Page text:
The left, being re-enforced, finally succeeded in driving back the enemy, and the artillery under Lieutenant-Colonels [T. H.] Carter and [H. P.] Jones being thrown forward to occupy favorable positions secured by the advance of the infantry, began to play with great precision and effect. Anderson, in the meantime, pressed gallantly forward directly upon Chancellorsville, his right resting upon the Plank road and his left extending around toward the furnace, while McLaws made a strong demonstration to the right of the road. As the troops advancing upon the enemy's front and right converged upon his central position, Anderson effected a junction with jackson's corps, and the whole line pressed irresistibly on. The enemy was driven from all his fortified positions, with heavy loss in killed, wounded, prisoners, and retreated toward the Rappahannock. By 10 a. m. we were in full possession of the field.
The troops, having become somewhat scattered by the difficulties of the ground and the ardor of the contest, were immediately reformed preparatory to renewing the attack. The enemy had withdraw to a strong position nearer to the Rappahannock, which he had previously fortified. His superiority of numbers, the unfavorable nature of the ground, which was densely wooded, and the condition of our troops after the arduous and sanguinary conflict in which they had been engaged, rendered great caution necessary. Our preparation were just compelled when further operations were arrested by intelligence received from Fredericksburg.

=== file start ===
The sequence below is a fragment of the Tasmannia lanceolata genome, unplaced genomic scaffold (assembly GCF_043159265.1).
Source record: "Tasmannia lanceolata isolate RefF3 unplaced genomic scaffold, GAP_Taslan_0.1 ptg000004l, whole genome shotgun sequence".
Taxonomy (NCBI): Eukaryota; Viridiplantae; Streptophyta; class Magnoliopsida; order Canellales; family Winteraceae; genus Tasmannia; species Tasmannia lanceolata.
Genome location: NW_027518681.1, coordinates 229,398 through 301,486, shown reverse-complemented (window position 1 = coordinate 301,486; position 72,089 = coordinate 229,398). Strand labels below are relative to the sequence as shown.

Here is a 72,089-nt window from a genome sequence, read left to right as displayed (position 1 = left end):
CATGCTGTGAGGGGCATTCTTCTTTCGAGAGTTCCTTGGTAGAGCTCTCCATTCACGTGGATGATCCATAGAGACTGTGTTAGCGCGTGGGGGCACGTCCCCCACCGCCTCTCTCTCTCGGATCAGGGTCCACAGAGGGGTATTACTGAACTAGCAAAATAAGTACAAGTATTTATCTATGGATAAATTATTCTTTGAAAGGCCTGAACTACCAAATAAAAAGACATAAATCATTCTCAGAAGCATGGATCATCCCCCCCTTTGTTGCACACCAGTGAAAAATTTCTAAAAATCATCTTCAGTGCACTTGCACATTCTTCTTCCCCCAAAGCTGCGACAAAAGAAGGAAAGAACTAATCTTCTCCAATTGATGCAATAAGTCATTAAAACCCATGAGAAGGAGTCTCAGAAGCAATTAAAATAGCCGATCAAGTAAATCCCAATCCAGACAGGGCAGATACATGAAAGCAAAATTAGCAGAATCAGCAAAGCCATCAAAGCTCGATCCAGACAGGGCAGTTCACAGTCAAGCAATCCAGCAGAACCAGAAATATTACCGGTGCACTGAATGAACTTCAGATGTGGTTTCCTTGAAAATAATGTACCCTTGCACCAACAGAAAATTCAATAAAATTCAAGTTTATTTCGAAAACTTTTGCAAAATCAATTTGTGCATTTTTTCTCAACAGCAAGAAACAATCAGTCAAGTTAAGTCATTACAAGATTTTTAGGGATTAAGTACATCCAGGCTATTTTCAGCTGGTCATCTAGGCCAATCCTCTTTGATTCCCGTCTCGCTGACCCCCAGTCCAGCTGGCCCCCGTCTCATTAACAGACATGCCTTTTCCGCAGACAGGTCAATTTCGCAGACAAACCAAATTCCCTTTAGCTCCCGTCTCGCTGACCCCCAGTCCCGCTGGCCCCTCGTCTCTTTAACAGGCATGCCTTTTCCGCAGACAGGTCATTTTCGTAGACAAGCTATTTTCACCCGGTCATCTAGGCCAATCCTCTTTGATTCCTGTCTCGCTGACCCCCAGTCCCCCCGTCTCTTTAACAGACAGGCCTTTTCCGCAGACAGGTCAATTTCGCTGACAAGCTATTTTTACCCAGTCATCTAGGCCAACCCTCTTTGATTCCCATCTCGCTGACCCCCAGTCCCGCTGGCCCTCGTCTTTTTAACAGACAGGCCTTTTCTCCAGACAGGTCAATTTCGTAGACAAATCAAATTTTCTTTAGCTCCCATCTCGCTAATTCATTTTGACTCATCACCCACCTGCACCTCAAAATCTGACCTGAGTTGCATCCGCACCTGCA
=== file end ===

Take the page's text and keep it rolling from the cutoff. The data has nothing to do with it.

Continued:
General Early his front and moving up the river, to join the main body of the army with so much of his command as could be spared from the defense of his lines. This order was repeated on the 2nd, but by a misapprehension on the part of the officer conveying it, General Early was directed to move unconditionally. Leaving Hays' brigade and move one regiment of Barksdale's at Fredericksburg, and directing a part of General Pendleton's artillery to be sent to the rear, in compliance with the order delivered to him, General Early moved with the rest of his command toward Chancellorsville. As soon as his withdrawal was perceived, the enemy began to give evidence of an intention to advance, but the mistake in the transmission of the order being corrected, General Early returned to his original position.
The line to be defended by barksdale's brigade extended from the Rappahannock, above Fredericksburg, to the rear of Howison's house, a distance of more than 2 miles. The artillery was posted along the heights in rear of the town.
Before dawn on the morning of the 3rd, General Barksdale reported to General Early that the enemy had occupied Fredericksburg in large force and laid down a bridge at the town. Hays' brigade was sent to his support, and placed on his extreme left, with the exception of one regiment stationed on the right of his line behind Howison's house. Seven companies of the Twenty-first Mississippi Regiment were posted by General barksdale between the Marve house and the Plank road, the Eighteenth and the three other companies of the Twenty-first occupied the Telegraph road at the foot of Marye's Hill, the two remaining regiments of the brigade being farther to the right, on the hills near Howison's house. The enemy made a demonstration against the extreme right, which was easily repulsed by General Early. Soon afterward a column moved from Fredericksburg along the river bank, as if to gain the heights on the extreme left, which commanded those immediately in rear of the town. This attempt was foiled by General Hays